Why Public Warning Signs Aren’t Wasting Your Time

No Cycling SignSafety and warning signs are normally more associated with the need to obey local laws and legislation rather than any real practical purpose to visitors or members of the public. A lot of signs become so ubiquitous that the purpose behind them is barely recognised any more, causing most people to largely ignore them, so why is there still such pressure for employers and public site managers to ensure signage is present?

Believe it or not, warning signs do actually have a real role in preventing accidents and injuries – even if most people do not really acknowledge them on a conscious level, a well-designed warning sign will still have an impact in increasing the awareness of staff and visitors to key dangers and rules around a location. If the worst should happen most people will very deliberately look for signs to give them guidance and direction, so during a crisis the lack of good signage can turn an unfortunate circumstance into a real disaster.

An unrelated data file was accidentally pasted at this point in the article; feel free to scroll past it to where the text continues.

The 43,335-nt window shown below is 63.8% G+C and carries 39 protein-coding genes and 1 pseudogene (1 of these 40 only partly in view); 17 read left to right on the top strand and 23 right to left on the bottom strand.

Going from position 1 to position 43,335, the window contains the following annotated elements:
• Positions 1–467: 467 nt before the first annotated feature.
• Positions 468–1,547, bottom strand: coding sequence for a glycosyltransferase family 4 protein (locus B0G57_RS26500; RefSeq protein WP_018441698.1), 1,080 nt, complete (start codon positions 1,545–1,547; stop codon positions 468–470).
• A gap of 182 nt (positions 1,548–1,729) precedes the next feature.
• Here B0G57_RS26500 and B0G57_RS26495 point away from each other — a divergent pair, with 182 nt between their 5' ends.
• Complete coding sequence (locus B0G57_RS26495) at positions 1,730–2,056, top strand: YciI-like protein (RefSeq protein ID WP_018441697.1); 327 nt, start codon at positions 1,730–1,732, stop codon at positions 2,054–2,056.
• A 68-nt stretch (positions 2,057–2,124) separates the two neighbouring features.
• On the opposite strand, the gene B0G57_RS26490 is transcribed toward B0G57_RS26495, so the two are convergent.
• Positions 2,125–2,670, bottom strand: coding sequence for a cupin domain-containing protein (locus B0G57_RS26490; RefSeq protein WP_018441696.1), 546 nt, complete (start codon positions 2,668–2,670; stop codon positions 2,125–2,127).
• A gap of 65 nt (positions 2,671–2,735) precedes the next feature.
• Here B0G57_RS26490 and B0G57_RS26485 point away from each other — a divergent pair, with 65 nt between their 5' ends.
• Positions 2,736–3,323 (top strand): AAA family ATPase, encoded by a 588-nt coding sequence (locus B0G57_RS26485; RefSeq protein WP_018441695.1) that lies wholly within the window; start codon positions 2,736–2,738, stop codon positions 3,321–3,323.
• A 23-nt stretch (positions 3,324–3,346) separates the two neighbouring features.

It is actually something of a fallacy that warning signs are just a bureaucratic nuisance rather than a real safety tool. Although most repeat visitors and employees won’t pay much – if any – attention to the signage around them, those new to the site are liable to seek out signage in order to give them information, direction and warning about potential dangers in the area. Just because the regular labourers at the construction site spend their days laughing at and mocking the hard hat sign because the caution it gives seems obvious to them does not mean that a new visitor who may not have been to such an area before will not pay attention and avoid a potentially lethal accident.